Andrew Benintendi 2021 .969 128 5 .342 .398 .570
Ryan O'Hearn 2018 .965 92 5 .266 .370 .595
Vinnie Pasquantino 2022 .931 98 2 .361 .449 .482
Hunter Dozier 2021 .922 107 6 .272 .346 .576
Adalberto Mondesí 2018 .886 119 8 .282 .322 .564
Salvador Perez 2021 .875 131 10 .261 .321 .555

Salvador Perez had a torrid September in the shortened 2020 season, then went on to lead the league in home runs the next season. He finished strong again in 2021, but got off to a poor start in 2022 and regressed that year. Jorge Soler was closing out his league-leading home run season in 2019 with a strong September, but saw his numbers regress in the shortened 2020 season. Adalberto Mondesi twice finished with a strong September - in 2018 he followed it up with a solid start the next season, but injuries caught up with him. He finished strong again in 2020, but injured himself just before Opening Day in 2021 and never really got started.

Andrew Benintendi followed a strong finish in 2021 to earn his first All-Star appearance in 2022 and he was a coveted trade asset that summer, eventually being dealt to the Yankees. Ryan O’Hearn impressed fans with his performance as a rookie in 2018, but was never able to duplicate that until this year with the Orioles. Vinnie Pasquantino ended strong last year and began well this year but he began to slump in late May and an injury in June ended his season. Hunter Dozier offered some hope with a strong finish in 2021 and he actually got off to a good start in 2022, but by mid-season he was just as bad as ever.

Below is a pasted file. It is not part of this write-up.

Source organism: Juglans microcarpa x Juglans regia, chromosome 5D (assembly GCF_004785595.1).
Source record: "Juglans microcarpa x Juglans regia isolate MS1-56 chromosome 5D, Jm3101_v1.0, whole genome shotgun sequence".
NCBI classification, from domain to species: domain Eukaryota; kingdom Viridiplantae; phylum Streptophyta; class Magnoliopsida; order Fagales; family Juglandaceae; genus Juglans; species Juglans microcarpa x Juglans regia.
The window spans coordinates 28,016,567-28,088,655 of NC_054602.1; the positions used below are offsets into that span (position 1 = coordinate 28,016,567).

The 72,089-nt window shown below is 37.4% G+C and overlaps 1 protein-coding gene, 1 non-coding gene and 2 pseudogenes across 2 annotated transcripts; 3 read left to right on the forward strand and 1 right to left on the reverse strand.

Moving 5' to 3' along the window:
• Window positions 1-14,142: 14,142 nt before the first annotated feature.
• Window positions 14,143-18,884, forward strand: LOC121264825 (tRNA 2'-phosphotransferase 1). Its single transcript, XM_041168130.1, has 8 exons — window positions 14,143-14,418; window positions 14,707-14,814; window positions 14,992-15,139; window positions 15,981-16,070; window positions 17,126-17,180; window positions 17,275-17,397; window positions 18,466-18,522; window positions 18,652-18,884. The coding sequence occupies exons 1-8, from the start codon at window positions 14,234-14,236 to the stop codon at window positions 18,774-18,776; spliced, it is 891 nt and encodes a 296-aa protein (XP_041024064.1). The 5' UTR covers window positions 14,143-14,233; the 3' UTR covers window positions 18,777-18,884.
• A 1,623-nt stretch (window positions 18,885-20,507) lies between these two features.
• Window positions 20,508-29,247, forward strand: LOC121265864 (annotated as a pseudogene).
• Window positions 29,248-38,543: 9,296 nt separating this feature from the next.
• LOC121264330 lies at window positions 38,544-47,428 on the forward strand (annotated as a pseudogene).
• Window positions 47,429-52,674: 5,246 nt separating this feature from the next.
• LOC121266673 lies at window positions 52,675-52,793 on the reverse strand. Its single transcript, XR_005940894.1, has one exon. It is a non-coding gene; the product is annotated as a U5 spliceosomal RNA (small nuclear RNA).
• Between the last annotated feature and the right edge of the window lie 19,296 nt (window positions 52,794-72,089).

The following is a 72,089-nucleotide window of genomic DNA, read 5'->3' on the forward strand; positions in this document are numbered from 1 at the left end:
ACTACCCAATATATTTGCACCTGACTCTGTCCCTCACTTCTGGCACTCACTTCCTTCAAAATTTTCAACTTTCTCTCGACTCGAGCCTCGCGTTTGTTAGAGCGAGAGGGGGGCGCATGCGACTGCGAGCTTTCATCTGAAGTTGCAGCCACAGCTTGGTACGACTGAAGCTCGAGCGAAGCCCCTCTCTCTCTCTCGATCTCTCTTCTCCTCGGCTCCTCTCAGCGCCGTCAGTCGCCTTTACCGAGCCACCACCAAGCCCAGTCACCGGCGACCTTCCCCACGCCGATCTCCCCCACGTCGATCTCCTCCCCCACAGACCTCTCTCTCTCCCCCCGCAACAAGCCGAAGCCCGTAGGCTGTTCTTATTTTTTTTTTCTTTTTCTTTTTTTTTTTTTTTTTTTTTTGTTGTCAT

So there may be some evidence a strong finish can carry over if injuries don’t get to you. Maybe it can be indicative of a young player on the verge of a breakout? I took some selected breakout seasons in recent Royals history to see how they performed the previous September.

Royals players pre-breakout September

Player Pre-Breakout AVG OBA SLG
Player Pre-Breakout AVG OBA SLG
Alex Gordon September 2010 .182 .321 .330
Lorenzo Cain September 2013 .185 .214 .259
Mike Moustakas September 2014 .247 .287 .296
Whit Merrifield September 2016 .307 .360 .416
Hunter Dozier September 2017 .234 .265 .447
Bobby Witt Jr. September 2022 .264 .306 .360

Aside from Whit Merrifield, those are pretty poor numbers. So it doesn’t seem like these players figured anything out down the stretch, they were able to use the off-season to re-tool and grow.

I certainly don’t think it’s bad to play well in September (aside from hurting their chances in the draft lottery!) and for players with little MLB data, we may be seeing the true talent level of guys like Velázquez and Ragans, which bodes well for the future. If nothing else, it could at least help the mental psyche of a young team that doesn’t have much to hang their hat on this season.

Ultimately, the Royals lost a ton of baseball games this year because they had a bad roster. There is a core they can build around, but there will need to be many moves to complement that nucleus with players that can make the team competitive next year. It is encouraging that the players doing well in September are players that will be here for the future, but there is much work to be done.